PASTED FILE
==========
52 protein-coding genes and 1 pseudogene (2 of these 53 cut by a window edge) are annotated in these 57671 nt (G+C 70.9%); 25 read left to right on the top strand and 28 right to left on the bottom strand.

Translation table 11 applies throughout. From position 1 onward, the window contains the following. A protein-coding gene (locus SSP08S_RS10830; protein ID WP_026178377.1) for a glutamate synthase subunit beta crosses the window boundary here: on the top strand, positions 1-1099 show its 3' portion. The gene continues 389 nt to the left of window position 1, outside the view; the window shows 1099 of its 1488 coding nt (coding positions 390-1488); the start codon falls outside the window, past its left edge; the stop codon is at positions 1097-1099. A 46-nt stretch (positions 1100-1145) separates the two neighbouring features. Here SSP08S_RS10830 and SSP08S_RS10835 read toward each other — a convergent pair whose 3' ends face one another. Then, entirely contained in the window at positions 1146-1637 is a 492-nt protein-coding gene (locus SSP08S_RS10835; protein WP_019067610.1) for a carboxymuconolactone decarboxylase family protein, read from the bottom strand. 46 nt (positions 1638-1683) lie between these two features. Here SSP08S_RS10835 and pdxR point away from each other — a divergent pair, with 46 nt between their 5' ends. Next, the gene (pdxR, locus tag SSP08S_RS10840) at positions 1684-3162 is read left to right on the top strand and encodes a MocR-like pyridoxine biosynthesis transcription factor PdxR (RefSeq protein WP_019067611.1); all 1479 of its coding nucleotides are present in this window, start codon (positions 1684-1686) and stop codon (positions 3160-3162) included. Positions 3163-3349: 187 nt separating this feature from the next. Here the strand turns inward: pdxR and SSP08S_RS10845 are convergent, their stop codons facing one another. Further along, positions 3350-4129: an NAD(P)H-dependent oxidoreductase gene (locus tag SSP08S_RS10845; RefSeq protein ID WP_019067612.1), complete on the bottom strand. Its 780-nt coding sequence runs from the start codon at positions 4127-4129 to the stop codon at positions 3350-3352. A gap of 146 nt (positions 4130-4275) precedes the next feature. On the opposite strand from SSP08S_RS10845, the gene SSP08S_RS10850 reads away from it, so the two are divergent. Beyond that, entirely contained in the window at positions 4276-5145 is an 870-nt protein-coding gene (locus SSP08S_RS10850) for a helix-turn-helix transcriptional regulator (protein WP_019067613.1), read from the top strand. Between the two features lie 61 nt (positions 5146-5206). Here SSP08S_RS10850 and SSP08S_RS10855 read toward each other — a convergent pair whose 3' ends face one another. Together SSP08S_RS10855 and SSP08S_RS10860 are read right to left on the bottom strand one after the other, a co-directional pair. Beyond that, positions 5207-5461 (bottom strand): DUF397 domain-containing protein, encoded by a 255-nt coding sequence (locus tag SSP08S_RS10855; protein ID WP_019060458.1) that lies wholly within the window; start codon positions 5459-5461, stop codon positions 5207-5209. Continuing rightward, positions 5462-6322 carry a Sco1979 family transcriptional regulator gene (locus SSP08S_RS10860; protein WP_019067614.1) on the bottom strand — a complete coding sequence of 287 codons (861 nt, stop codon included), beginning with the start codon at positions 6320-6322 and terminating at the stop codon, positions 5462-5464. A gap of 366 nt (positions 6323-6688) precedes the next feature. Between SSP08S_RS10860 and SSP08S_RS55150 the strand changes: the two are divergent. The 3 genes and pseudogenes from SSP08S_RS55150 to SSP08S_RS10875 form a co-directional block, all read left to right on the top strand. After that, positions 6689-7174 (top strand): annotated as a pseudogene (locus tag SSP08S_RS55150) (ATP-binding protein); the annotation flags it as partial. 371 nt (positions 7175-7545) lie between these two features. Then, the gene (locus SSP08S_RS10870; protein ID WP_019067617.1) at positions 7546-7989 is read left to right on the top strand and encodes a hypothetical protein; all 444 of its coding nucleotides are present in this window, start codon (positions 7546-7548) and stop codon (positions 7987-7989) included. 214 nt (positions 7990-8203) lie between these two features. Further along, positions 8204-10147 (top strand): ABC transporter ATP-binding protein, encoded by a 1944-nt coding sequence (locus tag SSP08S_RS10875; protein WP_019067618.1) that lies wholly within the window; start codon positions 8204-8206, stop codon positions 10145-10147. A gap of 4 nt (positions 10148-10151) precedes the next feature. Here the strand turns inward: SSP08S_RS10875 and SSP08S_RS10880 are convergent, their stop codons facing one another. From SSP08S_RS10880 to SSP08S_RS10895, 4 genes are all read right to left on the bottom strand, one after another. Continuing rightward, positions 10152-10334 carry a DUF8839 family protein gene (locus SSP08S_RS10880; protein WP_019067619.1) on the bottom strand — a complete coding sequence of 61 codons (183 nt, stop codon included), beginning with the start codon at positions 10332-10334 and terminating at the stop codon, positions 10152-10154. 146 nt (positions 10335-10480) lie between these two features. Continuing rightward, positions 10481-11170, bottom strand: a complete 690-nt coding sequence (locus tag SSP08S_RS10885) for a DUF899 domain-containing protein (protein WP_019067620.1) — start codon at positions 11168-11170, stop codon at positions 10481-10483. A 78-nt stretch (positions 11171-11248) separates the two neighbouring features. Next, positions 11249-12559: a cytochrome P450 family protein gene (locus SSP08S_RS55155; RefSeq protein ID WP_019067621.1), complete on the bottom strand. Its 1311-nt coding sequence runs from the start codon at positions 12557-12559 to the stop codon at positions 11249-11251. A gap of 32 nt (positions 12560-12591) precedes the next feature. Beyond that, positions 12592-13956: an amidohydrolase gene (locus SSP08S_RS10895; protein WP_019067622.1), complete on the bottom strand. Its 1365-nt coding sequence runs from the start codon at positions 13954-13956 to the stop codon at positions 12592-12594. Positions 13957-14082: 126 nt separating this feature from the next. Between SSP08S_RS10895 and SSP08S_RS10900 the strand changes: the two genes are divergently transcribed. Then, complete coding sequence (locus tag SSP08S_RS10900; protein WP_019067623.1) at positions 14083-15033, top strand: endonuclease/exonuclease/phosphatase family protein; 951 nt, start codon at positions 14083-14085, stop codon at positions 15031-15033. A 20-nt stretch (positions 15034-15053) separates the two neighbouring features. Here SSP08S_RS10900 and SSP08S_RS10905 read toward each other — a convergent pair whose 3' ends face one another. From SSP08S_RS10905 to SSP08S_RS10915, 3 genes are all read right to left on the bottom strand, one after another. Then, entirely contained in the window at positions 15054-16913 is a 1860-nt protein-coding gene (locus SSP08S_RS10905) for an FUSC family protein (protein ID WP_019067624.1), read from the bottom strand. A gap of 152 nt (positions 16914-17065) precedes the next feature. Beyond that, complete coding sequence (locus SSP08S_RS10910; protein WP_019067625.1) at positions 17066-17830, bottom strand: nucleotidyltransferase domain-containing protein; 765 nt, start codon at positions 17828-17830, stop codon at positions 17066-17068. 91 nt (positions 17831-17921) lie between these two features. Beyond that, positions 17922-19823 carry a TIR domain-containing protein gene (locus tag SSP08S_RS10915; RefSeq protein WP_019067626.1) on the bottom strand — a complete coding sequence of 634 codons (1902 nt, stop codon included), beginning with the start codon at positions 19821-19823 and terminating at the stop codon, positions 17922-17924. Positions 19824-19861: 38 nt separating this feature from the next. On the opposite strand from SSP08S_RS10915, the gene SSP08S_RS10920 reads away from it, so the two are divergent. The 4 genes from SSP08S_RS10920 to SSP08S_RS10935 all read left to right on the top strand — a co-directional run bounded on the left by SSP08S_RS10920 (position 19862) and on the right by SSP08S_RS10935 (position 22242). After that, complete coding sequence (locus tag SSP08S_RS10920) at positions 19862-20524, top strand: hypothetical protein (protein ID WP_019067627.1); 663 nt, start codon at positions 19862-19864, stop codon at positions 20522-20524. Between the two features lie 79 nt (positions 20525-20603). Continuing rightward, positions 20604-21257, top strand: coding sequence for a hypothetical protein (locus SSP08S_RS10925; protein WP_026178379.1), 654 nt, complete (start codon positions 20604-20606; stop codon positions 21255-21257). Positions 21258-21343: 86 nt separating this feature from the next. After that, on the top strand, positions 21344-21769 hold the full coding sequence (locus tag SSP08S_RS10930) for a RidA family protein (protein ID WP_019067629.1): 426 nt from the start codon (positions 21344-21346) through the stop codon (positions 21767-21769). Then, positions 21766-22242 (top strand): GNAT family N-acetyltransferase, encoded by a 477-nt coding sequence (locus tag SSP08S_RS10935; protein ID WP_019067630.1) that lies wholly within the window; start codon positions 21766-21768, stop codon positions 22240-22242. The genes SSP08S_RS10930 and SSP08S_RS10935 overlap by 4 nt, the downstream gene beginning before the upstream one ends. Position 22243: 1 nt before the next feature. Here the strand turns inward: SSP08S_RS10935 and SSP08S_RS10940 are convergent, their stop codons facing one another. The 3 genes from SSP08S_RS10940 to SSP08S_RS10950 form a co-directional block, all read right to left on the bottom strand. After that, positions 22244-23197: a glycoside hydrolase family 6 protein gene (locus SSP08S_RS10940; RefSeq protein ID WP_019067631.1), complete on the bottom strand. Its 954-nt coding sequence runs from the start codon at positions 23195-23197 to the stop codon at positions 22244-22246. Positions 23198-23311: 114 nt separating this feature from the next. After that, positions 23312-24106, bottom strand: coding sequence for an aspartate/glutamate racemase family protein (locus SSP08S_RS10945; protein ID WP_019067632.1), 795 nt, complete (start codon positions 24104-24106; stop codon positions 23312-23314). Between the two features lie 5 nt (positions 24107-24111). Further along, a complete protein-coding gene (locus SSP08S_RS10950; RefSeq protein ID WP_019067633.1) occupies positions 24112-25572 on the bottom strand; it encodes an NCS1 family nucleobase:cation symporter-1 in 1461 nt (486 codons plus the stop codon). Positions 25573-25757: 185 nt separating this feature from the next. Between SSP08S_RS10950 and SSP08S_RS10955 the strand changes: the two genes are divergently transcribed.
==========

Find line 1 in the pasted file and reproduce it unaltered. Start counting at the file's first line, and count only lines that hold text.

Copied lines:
52 protein-coding genes and 1 pseudogene (2 of these 53 cut by a window edge) are annotated in these 57671 nt (G+C 70.9%); 25 read left to right on the top strand and 28 right to left on the bottom strand.